The Walney Extension, the world’s largest offshore windfarm, has officially begun generating off the northwest coast of England.
The development consists of 87 turbines, 190m in height, made by Siemens Gamesa and MHI Vestas. Together, they are producing some 660MW of power, slightly larger than the London Array off the coast of southeast England, which has a capacity of 630MW.
Matthew Wright, the managing director of the windfarm’s Danish developer, Orsted UK, said Britain’s offshore success was due its strong wind speeds, shallow waters and state support.
"For the past 10 years, governments of all colours have supported renewable energy and offshore wind in the UK, leading to a thriving industry," he told Reuters.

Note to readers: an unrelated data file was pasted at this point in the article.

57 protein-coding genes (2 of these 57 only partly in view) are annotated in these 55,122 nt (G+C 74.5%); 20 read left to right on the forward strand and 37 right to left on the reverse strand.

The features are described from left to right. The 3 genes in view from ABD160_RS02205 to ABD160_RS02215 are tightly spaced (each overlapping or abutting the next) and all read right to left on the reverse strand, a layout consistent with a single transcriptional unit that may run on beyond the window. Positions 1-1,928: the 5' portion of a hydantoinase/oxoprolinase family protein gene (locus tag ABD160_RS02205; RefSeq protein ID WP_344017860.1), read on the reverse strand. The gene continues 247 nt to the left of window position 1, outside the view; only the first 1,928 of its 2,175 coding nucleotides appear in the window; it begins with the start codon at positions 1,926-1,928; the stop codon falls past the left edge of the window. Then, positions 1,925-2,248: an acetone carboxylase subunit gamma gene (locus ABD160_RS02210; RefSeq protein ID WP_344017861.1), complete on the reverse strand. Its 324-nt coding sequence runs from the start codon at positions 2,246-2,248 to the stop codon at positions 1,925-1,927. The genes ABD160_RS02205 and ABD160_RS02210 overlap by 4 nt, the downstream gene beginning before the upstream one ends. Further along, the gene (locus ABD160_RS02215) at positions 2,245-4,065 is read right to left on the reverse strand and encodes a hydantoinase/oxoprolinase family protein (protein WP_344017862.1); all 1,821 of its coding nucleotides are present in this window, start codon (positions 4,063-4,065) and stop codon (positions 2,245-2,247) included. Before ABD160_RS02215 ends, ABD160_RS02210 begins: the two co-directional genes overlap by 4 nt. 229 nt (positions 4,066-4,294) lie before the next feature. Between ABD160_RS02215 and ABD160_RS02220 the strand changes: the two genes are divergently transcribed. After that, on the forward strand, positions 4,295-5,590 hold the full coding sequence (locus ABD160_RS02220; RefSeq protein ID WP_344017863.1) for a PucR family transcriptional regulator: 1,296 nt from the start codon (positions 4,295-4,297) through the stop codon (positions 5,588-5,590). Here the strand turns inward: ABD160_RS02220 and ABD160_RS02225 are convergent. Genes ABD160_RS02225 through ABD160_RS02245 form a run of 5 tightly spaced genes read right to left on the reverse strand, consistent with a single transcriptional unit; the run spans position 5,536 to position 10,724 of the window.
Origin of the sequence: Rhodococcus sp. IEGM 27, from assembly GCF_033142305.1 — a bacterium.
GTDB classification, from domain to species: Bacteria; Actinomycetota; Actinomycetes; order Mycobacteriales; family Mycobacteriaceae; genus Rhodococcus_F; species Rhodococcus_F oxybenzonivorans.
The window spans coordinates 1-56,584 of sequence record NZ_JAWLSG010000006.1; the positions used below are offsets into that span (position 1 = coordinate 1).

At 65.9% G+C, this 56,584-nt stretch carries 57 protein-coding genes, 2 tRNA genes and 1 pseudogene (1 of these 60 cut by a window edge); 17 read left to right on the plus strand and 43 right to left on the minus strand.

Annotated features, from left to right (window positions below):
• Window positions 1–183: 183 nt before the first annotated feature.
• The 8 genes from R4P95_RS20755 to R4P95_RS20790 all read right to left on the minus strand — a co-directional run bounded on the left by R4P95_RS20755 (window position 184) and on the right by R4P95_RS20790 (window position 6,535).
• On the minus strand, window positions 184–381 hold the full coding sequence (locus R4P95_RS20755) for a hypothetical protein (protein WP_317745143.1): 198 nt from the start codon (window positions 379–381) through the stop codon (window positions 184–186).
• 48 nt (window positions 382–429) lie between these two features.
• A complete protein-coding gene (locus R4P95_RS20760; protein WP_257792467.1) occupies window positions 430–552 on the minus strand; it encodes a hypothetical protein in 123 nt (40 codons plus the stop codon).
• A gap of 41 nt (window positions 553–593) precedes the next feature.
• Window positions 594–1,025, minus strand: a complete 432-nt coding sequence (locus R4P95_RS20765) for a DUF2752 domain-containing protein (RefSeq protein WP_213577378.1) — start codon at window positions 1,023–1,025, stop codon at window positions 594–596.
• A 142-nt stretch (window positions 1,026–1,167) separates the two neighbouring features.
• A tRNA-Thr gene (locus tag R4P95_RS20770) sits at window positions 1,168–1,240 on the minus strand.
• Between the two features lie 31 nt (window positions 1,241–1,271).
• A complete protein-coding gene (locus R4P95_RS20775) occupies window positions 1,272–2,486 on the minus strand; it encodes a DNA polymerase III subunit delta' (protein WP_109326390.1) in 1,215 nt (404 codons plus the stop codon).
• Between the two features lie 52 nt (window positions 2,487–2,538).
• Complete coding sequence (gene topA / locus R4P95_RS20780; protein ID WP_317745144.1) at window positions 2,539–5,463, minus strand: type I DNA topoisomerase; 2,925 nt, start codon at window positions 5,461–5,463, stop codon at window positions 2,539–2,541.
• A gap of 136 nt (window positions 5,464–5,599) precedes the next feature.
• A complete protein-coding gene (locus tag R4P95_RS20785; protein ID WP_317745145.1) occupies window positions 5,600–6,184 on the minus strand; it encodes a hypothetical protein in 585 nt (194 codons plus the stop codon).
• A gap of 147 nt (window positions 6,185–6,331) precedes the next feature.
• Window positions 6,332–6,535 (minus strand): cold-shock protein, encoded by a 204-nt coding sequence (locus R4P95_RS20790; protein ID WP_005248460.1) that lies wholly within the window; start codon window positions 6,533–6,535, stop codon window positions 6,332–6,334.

The wind farm, owned by Orsted and two Danish pension funds, covers an area of 145 square kilometres.
Claire Perry, the UK energy minister, said: "Record-breaking engineering landmarks like this huge offshore wind farm help us consolidate our global leadership position, break records for generating renewable energy, and create thousands of high quality jobs.
"As part of our modern Industrial Strategy we’ve set out a further £557m of funding for new renewable projects, helping to tackle climate change and deliver clean growth to local economies."
Image: The Walney Extension (Orsted)
Once again the United Kingdom shows itself incapable of owning and constructing any major infrastructure project within its own realm let alone overseas. Failure to carry out these projects and the failure of Carillion goes to show that management talent in the UK is close to the bottom of the barrel
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